Cosby’s case goes to the jury

Local News
Bill and Camille Cosby arrive for court June 12-159532.jpg71138499
Deliberations began in Bill Cosby’s trial on charges of aggravated indecent assault on Monday night after prosecutors and defense attorneys made their final pleas to the jury.
 
In a fiery closing statement, defense attorney Brian McMonagle said the prosecution’s key witness, Andrea Constand, had too many inconsistencies in her story to be a reliable witness.
 
But District Attorney Kevin Steele said those inconsistencies were minor and little more than a distraction. He argued that Cosby used his role as a mentor and respected public figure to gain Constand’s trust and then drug her and take advantage of her.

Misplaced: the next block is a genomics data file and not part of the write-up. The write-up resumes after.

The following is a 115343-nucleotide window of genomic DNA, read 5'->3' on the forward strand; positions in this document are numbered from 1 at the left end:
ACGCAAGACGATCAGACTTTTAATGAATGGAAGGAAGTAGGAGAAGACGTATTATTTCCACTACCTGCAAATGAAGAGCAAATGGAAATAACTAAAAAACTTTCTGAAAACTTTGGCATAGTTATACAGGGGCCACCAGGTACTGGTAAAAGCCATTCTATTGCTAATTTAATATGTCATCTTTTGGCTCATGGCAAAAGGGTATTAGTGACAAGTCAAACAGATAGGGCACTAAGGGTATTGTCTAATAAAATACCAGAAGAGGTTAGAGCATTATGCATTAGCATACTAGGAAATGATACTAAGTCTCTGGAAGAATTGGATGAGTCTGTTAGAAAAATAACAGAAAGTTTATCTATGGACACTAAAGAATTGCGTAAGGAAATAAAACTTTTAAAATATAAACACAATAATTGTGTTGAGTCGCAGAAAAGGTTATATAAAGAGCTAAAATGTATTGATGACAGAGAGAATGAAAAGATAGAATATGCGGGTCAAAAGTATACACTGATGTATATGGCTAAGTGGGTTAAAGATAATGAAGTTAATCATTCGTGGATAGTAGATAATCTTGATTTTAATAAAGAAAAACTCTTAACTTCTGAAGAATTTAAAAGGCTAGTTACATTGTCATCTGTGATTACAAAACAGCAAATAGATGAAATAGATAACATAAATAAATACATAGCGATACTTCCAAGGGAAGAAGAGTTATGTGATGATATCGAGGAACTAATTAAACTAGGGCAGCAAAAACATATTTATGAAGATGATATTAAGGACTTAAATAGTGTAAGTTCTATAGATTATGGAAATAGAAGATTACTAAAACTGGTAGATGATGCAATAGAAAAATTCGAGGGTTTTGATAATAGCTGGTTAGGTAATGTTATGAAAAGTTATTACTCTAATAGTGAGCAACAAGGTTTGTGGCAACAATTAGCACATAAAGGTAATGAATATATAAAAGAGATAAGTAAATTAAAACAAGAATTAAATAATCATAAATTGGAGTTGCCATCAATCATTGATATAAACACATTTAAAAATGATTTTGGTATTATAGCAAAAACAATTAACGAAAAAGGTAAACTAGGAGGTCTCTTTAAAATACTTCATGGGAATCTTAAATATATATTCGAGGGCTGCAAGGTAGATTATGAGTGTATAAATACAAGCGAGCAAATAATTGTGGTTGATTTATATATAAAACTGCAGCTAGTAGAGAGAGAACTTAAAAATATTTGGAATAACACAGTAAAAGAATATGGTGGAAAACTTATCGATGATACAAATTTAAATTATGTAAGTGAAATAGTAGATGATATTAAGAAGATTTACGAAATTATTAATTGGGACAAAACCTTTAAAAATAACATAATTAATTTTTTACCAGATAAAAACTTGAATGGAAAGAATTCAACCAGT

Cosby, the famed comedian, did not testify in his own defense, and his defense rested after calling just one repeat witness for further questioning.
 
Jurors did hear Cosby’s side of the story, though not in his voice. Last week, police detectives read aloud his statements to police in 2005 and in his civil deposition in 2006 responding to the allegations. Cosby has pleaded not guilty to three charges of aggravated indecent assault.
 
The three charges accuse Cosby of assaulting Constand without her consent, assaulting her when she was unconscious, and assaulting her using drugs to substantially impair her ability to consent. He could face up to 10 years in prison for each charge.
 
Jurors were bused from Pittsburgh to the Montgomery County courthouse outside Philadelphia and sequestered in hotels during the trial. The jury began deliberating about 5:25 p.m. and asked the court one question around 7:15 p.m. and another at 9:30 p.m.
 
Jurors stopped for the day after four hours of deliberations and will return to court Tuesday morning.

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